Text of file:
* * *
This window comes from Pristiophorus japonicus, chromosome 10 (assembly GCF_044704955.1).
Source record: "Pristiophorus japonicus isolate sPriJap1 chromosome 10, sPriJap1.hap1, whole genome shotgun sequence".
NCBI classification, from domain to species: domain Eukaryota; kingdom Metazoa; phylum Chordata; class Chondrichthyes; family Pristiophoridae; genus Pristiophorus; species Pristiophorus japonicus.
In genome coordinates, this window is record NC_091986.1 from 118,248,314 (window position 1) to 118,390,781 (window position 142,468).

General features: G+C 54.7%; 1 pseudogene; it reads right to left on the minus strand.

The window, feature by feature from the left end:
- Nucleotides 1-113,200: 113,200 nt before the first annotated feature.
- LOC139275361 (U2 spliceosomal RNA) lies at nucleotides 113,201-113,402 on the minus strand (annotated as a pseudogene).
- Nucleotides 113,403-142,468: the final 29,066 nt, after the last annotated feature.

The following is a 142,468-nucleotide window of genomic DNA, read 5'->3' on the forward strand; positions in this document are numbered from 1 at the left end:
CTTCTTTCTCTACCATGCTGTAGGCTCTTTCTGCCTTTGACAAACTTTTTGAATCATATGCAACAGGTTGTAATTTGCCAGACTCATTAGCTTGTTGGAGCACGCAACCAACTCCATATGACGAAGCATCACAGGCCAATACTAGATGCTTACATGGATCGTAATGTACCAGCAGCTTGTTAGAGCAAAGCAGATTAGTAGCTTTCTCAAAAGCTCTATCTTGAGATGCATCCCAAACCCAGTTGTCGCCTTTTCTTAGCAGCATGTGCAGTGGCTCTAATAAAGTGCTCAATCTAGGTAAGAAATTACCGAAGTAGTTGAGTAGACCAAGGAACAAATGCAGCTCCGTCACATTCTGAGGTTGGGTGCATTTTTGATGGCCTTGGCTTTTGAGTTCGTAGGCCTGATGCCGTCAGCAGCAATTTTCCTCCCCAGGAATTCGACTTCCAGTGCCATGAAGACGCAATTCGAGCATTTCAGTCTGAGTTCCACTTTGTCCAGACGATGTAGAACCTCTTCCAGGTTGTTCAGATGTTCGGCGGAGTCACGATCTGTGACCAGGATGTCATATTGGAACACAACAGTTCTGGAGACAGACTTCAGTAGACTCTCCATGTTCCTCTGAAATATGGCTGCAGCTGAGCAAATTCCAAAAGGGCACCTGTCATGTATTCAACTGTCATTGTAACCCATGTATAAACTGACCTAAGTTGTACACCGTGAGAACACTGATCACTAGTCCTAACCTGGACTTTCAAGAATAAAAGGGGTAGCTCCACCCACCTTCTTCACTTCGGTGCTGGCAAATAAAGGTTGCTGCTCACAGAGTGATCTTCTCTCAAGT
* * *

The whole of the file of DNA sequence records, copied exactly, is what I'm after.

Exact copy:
This window comes from Pristiophorus japonicus, chromosome 10 (assembly GCF_044704955.1).
Source record: "Pristiophorus japonicus isolate sPriJap1 chromosome 10, sPriJap1.hap1, whole genome shotgun sequence".
NCBI classification, from domain to species: domain Eukaryota; kingdom Metazoa; phylum Chordata; class Chondrichthyes; family Pristiophoridae; genus Pristiophorus; species Pristiophorus japonicus.
In genome coordinates, this window is record NC_091986.1 from 118,248,314 (window position 1) to 118,390,781 (window position 142,468).

General features: G+C 54.7%; 1 pseudogene; it reads right to left on the minus strand.

The window, feature by feature from the left end:
- Nucleotides 1-113,200: 113,200 nt before the first annotated feature.
- LOC139275361 (U2 spliceosomal RNA) lies at nucleotides 113,201-113,402 on the minus strand (annotated as a pseudogene).
- Nucleotides 113,403-142,468: the final 29,066 nt, after the last annotated feature.

The following is a 142,468-nucleotide window of genomic DNA, read 5'->3' on the forward strand; positions in this document are numbered from 1 at the left end:
CTTCTTTCTCTACCATGCTGTAGGCTCTTTCTGCCTTTGACAAACTTTTTGAATCATATGCAACAGGTTGTAATTTGCCAGACTCATTAGCTTGTTGGAGCACGCAACCAACTCCATATGACGAAGCATCACAGGCCAATACTAGATGCTTACATGGATCGTAATGTACCAGCAGCTTGTTAGAGCAAAGCAGATTAGTAGCTTTCTCAAAAGCTCTATCTTGAGATGCATCCCAAACCCAGTTGTCGCCTTTTCTTAGCAGCATGTGCAGTGGCTCTAATAAAGTGCTCAATCTAGGTAAGAAATTACCGAAGTAGTTGAGTAGACCAAGGAACAAATGCAGCTCCGTCACATTCTGAGGTTGGGTGCATTTTTGATGGCCTTGGCTTTTGAGTTCGTAGGCCTGATGCCGTCAGCAGCAATTTTCCTCCCCAGGAATTCGACTTCCAGTGCCATGAAGACGCAATTCGAGCATTTCAGTCTGAGTTCCACTTTGTCCAGACGATGTAGAACCTCTTCCAGGTTGTTCAGATGTTCGGCGGAGTCACGATCTGTGACCAGGATGTCATATTGGAACACAACAGTTCTGGAGACAGACTTCAGTAGACTCTCCATGTTCCTCTGAAATATGGCTGCAGCTGAGCAAATTCCAAAAGGGCACCTGTCATGTATTCAACTGTCATTGTAACCCATGTATAAACTGACCTAAGTTGTACACCGTGAGAACACTGATCACTAGTCCTAACCTGGACTTTCAAGAATAAAAGGGGTAGCTCCACCCACCTTCTTCACTTCGGTGCTGGCAAATAAAGGTTGCTGCTCACAGAGTGATCTTCTCTCAAGT